By Adriana Fernández

Leaves that smell of summer,
branches to climb
and underneath
in the shade,
a place to play.
Laura Devetach

Have you experienced that special freshness that you can only feel when in the shade of a tree? That feeling of relief that comes from the earth and refreshes our body? That is how trees embrace us. Did you know there is a perfect accompaniment to that combination of warmth and shade? It is a book.

This year, many children will spend their vacations at home, going to parks and open spaces, taking a rest from months and months of different classes, of sitting in front of screens not only for play, but for school and communicating with their loved ones.

I invited two booksellers to tell us their recommendations for children to read this summer. But they are not just any booksellers… no, no. Over the years, they have dedicated themselves to promoting children’s literature and organizing meetings between writers and their audiences of little readers.

We will hear the recommendations of Carola Martínez Arroyo, from the bookstore Donde viven los libros, and Karina Fraccarolli from Librería del Palacio. Carola is from Buenos Aires and Karina is from Córdoba, because it’s hot everywhere!

Carola Martínez Arroyo
Buenos Aires

El libro del verano [The Summer Book], written by Tove Jansson (Cía Naviera Ilimitada Editores). 


This is a beautiful novel to read slowly and enjoy. It tells the story of a girl and her grandmother who spend the summer on an island in Finland.

Paisaje de un día, written by Federico García Lorca, illustrated by Isol (Calibroscopio).*


A beautiful encounter between Lorca’s words and Isol’s illustrations: it seems as if they were waiting for each other. This is a book that we edited in collaboration with the City of Buenos Aires’ Reading Plan and which will be sent to kindergartens.

En el arca a las ocho [Meet at the Ark at Eight], written by Ulrich Hub and illustrated by Jörg Mühle (Editorial Norma).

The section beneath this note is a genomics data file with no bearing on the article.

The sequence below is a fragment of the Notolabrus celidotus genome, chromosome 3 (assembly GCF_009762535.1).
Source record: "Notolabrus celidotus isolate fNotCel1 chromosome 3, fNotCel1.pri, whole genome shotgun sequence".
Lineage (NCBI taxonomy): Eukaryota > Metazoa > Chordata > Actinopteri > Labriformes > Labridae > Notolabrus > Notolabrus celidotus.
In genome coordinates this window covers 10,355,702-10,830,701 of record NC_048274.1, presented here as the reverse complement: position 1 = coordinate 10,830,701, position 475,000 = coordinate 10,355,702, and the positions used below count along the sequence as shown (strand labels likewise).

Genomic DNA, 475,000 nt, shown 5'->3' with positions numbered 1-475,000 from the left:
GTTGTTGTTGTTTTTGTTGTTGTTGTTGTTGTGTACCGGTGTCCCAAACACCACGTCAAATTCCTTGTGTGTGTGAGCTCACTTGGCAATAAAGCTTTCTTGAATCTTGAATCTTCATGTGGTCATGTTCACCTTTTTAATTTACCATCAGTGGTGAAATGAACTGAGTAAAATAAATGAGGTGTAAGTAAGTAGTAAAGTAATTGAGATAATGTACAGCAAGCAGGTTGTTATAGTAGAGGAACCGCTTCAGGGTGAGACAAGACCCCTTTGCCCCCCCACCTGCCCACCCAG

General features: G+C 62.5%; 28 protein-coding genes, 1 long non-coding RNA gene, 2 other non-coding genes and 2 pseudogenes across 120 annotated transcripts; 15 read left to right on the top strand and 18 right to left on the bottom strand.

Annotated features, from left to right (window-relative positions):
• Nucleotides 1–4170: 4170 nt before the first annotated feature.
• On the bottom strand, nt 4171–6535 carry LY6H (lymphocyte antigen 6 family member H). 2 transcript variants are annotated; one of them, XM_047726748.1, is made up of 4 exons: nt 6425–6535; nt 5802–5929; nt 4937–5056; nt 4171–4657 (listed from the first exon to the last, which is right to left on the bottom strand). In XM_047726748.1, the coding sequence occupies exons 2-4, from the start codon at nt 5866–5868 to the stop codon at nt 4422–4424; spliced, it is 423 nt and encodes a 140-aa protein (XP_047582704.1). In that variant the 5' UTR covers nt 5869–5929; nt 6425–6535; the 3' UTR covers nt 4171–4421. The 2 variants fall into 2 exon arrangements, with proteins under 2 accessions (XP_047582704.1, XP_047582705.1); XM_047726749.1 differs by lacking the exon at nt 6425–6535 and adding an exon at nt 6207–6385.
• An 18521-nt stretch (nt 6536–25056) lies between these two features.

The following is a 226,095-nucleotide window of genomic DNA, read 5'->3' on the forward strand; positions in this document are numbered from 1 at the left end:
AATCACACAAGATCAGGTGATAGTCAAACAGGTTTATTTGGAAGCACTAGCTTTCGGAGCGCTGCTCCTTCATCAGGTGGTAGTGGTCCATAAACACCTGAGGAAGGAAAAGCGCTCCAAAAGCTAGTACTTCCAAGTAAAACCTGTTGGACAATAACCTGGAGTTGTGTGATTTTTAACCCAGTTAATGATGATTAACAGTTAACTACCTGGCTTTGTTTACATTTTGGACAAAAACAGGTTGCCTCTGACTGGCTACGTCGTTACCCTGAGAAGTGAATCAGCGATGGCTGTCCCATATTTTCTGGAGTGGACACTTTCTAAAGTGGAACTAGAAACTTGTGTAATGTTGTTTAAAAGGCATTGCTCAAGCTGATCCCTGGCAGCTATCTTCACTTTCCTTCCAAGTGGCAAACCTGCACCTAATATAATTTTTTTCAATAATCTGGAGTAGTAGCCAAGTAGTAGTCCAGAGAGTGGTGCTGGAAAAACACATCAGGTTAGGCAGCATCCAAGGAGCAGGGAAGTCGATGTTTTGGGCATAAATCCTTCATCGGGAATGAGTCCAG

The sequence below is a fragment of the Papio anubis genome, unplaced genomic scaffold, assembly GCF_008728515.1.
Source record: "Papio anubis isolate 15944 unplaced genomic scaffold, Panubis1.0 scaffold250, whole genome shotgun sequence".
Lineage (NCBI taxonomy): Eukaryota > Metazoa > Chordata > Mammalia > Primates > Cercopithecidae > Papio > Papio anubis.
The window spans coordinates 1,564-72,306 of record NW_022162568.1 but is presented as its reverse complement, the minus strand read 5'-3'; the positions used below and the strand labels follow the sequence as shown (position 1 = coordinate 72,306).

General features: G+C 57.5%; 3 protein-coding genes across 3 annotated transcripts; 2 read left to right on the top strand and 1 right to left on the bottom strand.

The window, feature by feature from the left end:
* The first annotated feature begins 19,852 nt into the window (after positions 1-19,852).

Three penguins reflect on truth, ethics and the existence (or not) of God, snow and Noah’s ark. Don’t think that this is a religious tale, because it has nothing religious at all, but it does push you to think about everything.

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*You can learn more about Lorca’s poems illustrated by Isol through the content the Moderno organized with the artist in 2020. Click here to see more:

Karina Fraccarolli

Un perro llamado Cual, written by Renato Peralta and illustrated by Mónica Weiss and Virginia Piñón (Editorial Comunicarte).

This is the story of a family that goes on vacation for three months to a town with a river. At the house they rent, they find a dog. His name is Cual (Which). The dog stays… Does the dog come with the house they rented? That summer, the children have wonderful adventures with Cual.

Poemas de alta mar, written by Canela and illustrated by Cecilia Alfonso Esteves (Editorial Comunicarte). 


The sea is the main character of this book of poems. There is a puddle that wants to be a sea, a lake that wants to be sea, a river that wants to reach the sea… and a mermaid that… well, you have no idea what she wants!

Don Hipólito navegante, written by Alejandro García Schentzer and illustrated by Antonio Seguí (Editorial Comunicarte)


This is the story of a man from the city who wants to visit the sea but ends up in the desert… and there he plants a tree that grows cans of sardines.
A very short and exquisite text that interacts with Seguí’s wonderful impressionist images. Together, they create the most endearing absurdity.

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